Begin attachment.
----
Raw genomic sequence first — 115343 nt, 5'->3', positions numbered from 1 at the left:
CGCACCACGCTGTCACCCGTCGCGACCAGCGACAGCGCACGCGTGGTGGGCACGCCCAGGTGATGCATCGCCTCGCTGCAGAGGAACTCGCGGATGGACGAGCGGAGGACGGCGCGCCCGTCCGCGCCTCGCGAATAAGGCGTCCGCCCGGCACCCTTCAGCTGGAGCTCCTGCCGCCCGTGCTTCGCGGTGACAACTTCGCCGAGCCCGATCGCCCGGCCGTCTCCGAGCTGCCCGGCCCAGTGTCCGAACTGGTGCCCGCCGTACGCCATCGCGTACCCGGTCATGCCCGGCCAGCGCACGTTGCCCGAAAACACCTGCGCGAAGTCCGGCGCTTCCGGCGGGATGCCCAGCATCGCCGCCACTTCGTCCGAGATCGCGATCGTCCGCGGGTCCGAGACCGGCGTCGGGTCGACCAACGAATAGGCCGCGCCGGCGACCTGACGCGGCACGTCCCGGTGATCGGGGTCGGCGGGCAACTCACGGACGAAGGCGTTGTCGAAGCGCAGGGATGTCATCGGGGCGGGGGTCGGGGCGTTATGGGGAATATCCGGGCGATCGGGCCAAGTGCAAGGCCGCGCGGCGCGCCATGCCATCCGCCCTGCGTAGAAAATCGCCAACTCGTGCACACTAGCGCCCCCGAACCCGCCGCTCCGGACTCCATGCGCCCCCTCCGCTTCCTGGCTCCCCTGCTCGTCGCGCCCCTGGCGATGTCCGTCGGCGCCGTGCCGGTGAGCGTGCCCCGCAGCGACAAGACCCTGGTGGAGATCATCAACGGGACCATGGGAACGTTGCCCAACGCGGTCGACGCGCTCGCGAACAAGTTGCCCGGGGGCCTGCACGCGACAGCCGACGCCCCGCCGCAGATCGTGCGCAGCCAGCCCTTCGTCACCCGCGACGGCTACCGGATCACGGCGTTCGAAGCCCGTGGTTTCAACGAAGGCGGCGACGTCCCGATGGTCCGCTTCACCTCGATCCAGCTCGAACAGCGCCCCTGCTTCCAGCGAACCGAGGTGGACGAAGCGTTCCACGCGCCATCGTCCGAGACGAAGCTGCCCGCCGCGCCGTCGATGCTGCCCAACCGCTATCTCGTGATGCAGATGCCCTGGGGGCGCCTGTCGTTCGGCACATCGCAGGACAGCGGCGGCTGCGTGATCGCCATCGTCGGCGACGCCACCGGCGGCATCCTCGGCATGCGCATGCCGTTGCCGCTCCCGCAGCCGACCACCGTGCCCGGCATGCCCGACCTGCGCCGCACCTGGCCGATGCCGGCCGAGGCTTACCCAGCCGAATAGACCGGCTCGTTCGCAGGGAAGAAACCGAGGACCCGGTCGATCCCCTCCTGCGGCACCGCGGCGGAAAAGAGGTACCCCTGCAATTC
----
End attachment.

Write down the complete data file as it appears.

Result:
Raw genomic sequence first — 115343 nt, 5'->3', positions numbered from 1 at the left:
CGCACCACGCTGTCACCCGTCGCGACCAGCGACAGCGCACGCGTGGTGGGCACGCCCAGGTGATGCATCGCCTCGCTGCAGAGGAACTCGCGGATGGACGAGCGGAGGACGGCGCGCCCGTCCGCGCCTCGCGAATAAGGCGTCCGCCCGGCACCCTTCAGCTGGAGCTCCTGCCGCCCGTGCTTCGCGGTGACAACTTCGCCGAGCCCGATCGCCCGGCCGTCTCCGAGCTGCCCGGCCCAGTGTCCGAACTGGTGCCCGCCGTACGCCATCGCGTACCCGGTCATGCCCGGCCAGCGCACGTTGCCCGAAAACACCTGCGCGAAGTCCGGCGCTTCCGGCGGGATGCCCAGCATCGCCGCCACTTCGTCCGAGATCGCGATCGTCCGCGGGTCCGAGACCGGCGTCGGGTCGACCAACGAATAGGCCGCGCCGGCGACCTGACGCGGCACGTCCCGGTGATCGGGGTCGGCGGGCAACTCACGGACGAAGGCGTTGTCGAAGCGCAGGGATGTCATCGGGGCGGGGGTCGGGGCGTTATGGGGAATATCCGGGCGATCGGGCCAAGTGCAAGGCCGCGCGGCGCGCCATGCCATCCGCCCTGCGTAGAAAATCGCCAACTCGTGCACACTAGCGCCCCCGAACCCGCCGCTCCGGACTCCATGCGCCCCCTCCGCTTCCTGGCTCCCCTGCTCGTCGCGCCCCTGGCGATGTCCGTCGGCGCCGTGCCGGTGAGCGTGCCCCGCAGCGACAAGACCCTGGTGGAGATCATCAACGGGACCATGGGAACGTTGCCCAACGCGGTCGACGCGCTCGCGAACAAGTTGCCCGGGGGCCTGCACGCGACAGCCGACGCCCCGCCGCAGATCGTGCGCAGCCAGCCCTTCGTCACCCGCGACGGCTACCGGATCACGGCGTTCGAAGCCCGTGGTTTCAACGAAGGCGGCGACGTCCCGATGGTCCGCTTCACCTCGATCCAGCTCGAACAGCGCCCCTGCTTCCAGCGAACCGAGGTGGACGAAGCGTTCCACGCGCCATCGTCCGAGACGAAGCTGCCCGCCGCGCCGTCGATGCTGCCCAACCGCTATCTCGTGATGCAGATGCCCTGGGGGCGCCTGTCGTTCGGCACATCGCAGGACAGCGGCGGCTGCGTGATCGCCATCGTCGGCGACGCCACCGGCGGCATCCTCGGCATGCGCATGCCGTTGCCGCTCCCGCAGCCGACCACCGTGCCCGGCATGCCCGACCTGCGCCGCACCTGGCCGATGCCGGCCGAGGCTTACCCAGCCGAATAGACCGGCTCGTTCGCAGGGAAGAAACCGAGGACCCGGTCGATCCCCTCCTGCGGCACCGCGGCGGAAAAGAGGTACCCCTGCAATTC